The Evolution of Civil-Military Relations in East-Central Europe and the Former Soviet Union

The Evolution of Civil-Military Relations in East-Central Europe and the Former Soviet Union

The Evolution of Civil-Military Relations in East-Central Europe and the Former Soviet Union

The Evolution of Civil-Military Relations in East-Central Europe and the Former Soviet Union

Synopsis

The dismantlement of the communist system of control of the military and its replacement with a democratic model is one of the most significant aspects of the post-communist transition in East-Central Europe and the former Soviet-Union. The success of democratic civil-military reforms is an important and underappreciated measure of the state of democratic transitions in these countries, and it also has important implications for and links with regional security and NATO relations. This book examines the state of democratic civil-military reforms in nine East-Central and former Soviet states: Czech Republic, Hungary, Poland, Estonia, Latvia, Lithuania, Bulgaria, Russia, and Ukraine.

Excerpt

Risk-taking is a basic economic function undertaken by businesses. Traditionally viewed only in economic terms, however, there is a growing sense of awareness that transnational corporations (TNCs) are confronted with political risks; that is, they face the probability that a project or contract will be affected by changes in the political environment. the tnc is not concerned with political changes per se, but with the impact such changes might have on operations. As political events can determine the success or failure of an investment abroad, TNCs must make every effort to analyze political risks as part of the decision-making and ongoing management process.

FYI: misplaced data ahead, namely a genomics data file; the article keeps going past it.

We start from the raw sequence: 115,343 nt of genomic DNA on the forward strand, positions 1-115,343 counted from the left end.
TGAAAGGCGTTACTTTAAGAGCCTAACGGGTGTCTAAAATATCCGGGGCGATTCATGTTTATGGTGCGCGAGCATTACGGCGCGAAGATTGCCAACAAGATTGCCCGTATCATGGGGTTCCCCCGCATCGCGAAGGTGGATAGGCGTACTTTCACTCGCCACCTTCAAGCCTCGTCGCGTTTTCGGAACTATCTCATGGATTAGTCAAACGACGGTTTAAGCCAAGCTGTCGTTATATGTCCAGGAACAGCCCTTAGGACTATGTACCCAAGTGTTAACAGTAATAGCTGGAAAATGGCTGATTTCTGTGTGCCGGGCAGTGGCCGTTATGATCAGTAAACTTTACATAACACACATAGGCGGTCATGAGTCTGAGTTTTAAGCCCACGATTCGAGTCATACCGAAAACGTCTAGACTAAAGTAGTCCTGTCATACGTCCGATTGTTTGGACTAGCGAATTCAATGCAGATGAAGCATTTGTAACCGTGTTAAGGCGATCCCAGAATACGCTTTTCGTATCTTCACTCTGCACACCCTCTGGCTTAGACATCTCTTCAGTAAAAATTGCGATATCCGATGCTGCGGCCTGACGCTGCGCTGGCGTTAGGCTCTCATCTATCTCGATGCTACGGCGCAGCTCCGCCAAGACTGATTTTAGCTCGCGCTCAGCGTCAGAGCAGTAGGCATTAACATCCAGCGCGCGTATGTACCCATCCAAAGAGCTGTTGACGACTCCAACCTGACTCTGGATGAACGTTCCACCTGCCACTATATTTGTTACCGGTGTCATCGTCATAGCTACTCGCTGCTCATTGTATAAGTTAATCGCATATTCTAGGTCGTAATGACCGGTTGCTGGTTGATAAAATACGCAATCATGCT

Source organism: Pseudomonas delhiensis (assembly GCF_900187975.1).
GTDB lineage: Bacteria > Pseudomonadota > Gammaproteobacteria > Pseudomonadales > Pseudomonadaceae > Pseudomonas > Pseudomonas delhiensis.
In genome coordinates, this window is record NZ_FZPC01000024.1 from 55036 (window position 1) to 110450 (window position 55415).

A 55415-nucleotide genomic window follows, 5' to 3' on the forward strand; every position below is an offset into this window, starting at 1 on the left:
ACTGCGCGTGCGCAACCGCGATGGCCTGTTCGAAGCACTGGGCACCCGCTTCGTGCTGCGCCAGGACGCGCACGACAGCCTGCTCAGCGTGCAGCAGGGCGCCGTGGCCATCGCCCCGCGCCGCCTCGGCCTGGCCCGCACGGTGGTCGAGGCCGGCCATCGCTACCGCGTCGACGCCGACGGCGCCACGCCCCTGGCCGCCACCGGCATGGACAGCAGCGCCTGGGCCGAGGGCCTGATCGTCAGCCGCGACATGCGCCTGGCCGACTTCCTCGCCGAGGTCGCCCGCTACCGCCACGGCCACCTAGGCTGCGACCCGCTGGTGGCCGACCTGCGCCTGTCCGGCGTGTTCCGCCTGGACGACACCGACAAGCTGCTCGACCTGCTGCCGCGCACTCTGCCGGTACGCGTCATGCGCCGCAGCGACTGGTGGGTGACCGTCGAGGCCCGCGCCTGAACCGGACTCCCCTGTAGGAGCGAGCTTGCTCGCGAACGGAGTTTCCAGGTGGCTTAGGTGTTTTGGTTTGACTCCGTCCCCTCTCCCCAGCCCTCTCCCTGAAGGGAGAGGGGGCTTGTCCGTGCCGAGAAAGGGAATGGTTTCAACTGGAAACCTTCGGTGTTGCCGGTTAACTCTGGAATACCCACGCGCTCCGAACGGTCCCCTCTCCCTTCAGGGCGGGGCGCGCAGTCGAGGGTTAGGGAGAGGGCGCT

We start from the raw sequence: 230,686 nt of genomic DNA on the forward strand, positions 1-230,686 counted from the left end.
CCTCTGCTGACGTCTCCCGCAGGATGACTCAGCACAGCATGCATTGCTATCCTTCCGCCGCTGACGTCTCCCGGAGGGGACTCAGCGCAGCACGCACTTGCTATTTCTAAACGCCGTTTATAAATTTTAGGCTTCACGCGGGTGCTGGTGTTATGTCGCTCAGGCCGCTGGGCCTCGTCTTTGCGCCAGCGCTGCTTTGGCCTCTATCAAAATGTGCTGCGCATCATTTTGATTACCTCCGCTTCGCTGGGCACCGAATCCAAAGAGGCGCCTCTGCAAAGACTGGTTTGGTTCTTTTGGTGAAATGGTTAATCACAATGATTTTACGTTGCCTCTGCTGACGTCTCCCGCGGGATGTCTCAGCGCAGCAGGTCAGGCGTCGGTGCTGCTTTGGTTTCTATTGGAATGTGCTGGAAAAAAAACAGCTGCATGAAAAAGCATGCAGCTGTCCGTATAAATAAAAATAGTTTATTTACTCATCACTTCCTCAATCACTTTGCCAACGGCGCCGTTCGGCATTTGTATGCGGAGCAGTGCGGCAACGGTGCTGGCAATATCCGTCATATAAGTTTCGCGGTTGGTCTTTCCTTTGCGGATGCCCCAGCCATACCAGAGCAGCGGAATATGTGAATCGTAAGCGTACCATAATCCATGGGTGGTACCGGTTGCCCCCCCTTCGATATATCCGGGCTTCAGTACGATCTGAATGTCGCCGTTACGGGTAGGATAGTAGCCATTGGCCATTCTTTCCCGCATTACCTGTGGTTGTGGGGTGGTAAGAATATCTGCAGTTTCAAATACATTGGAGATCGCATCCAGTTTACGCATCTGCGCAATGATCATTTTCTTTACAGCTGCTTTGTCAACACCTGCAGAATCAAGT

To date, virtually all works in the emerging field of political risk analysis have focused on a specific business problem in a specific context. As such, most of the energy has been expended on the development of predictive methodologies to forecast political risk events. Little attention has been paid to the development of any basic theory for the understanding and analysis of political risks.

The purpose of this book is to begin the theoretical groundwork for understanding political risk by relating the analysis of political risk to a broader theory of interaction between host states and TNCs. Only after such an understanding is developed can there be a logical progression in the development of predictive methodologies. Using the international oil industry as the content area, a conceptual model for the analysis of political risks is developed. the hypotheses and model are presented in detail in the concluding section of the Introduction.

The premise of this analysis is that the structure of the host/TNC relationship gives rise to an inherent conflict of

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